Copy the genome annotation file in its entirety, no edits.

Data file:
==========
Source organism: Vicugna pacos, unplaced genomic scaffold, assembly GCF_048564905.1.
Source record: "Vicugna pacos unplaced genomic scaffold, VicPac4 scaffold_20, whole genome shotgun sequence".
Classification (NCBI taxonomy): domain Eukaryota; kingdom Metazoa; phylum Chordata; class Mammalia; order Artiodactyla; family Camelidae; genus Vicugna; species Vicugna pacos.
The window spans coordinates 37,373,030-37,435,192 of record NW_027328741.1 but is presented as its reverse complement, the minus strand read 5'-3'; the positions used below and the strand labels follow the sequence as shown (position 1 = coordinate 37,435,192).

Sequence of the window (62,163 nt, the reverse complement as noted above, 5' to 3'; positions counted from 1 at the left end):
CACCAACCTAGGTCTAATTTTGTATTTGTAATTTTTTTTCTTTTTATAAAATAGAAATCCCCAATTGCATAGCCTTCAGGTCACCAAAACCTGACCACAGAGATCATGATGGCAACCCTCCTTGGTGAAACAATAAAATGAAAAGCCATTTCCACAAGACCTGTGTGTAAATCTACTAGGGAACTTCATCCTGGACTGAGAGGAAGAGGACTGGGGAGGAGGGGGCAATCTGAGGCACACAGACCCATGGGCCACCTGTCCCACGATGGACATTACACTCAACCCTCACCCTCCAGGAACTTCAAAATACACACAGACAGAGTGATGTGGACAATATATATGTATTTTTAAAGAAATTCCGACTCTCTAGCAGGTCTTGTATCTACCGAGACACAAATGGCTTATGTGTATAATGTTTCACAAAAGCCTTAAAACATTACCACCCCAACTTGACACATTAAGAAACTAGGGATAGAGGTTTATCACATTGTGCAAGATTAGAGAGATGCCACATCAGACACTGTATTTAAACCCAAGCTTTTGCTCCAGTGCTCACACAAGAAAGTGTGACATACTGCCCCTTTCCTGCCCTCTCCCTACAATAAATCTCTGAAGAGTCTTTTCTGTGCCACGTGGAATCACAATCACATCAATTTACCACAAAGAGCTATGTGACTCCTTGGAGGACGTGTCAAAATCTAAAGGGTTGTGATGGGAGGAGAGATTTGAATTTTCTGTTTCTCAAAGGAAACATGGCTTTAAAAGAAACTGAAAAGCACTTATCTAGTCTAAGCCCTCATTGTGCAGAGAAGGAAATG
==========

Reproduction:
Source organism: Vicugna pacos, unplaced genomic scaffold, assembly GCF_048564905.1.
Source record: "Vicugna pacos unplaced genomic scaffold, VicPac4 scaffold_20, whole genome shotgun sequence".
Classification (NCBI taxonomy): domain Eukaryota; kingdom Metazoa; phylum Chordata; class Mammalia; order Artiodactyla; family Camelidae; genus Vicugna; species Vicugna pacos.
The window spans coordinates 37,373,030-37,435,192 of record NW_027328741.1 but is presented as its reverse complement, the minus strand read 5'-3'; the positions used below and the strand labels follow the sequence as shown (position 1 = coordinate 37,435,192).

Sequence of the window (62,163 nt, the reverse complement as noted above, 5' to 3'; positions counted from 1 at the left end):
CACCAACCTAGGTCTAATTTTGTATTTGTAATTTTTTTTCTTTTTATAAAATAGAAATCCCCAATTGCATAGCCTTCAGGTCACCAAAACCTGACCACAGAGATCATGATGGCAACCCTCCTTGGTGAAACAATAAAATGAAAAGCCATTTCCACAAGACCTGTGTGTAAATCTACTAGGGAACTTCATCCTGGACTGAGAGGAAGAGGACTGGGGAGGAGGGGGCAATCTGAGGCACACAGACCCATGGGCCACCTGTCCCACGATGGACATTACACTCAACCCTCACCCTCCAGGAACTTCAAAATACACACAGACAGAGTGATGTGGACAATATATATGTATTTTTAAAGAAATTCCGACTCTCTAGCAGGTCTTGTATCTACCGAGACACAAATGGCTTATGTGTATAATGTTTCACAAAAGCCTTAAAACATTACCACCCCAACTTGACACATTAAGAAACTAGGGATAGAGGTTTATCACATTGTGCAAGATTAGAGAGATGCCACATCAGACACTGTATTTAAACCCAAGCTTTTGCTCCAGTGCTCACACAAGAAAGTGTGACATACTGCCCCTTTCCTGCCCTCTCCCTACAATAAATCTCTGAAGAGTCTTTTCTGTGCCACGTGGAATCACAATCACATCAATTTACCACAAAGAGCTATGTGACTCCTTGGAGGACGTGTCAAAATCTAAAGGGTTGTGATGGGAGGAGAGATTTGAATTTTCTGTTTCTCAAAGGAAACATGGCTTTAAAAGAAACTGAAAAGCACTTATCTAGTCTAAGCCCTCATTGTGCAGAGAAGGAAATG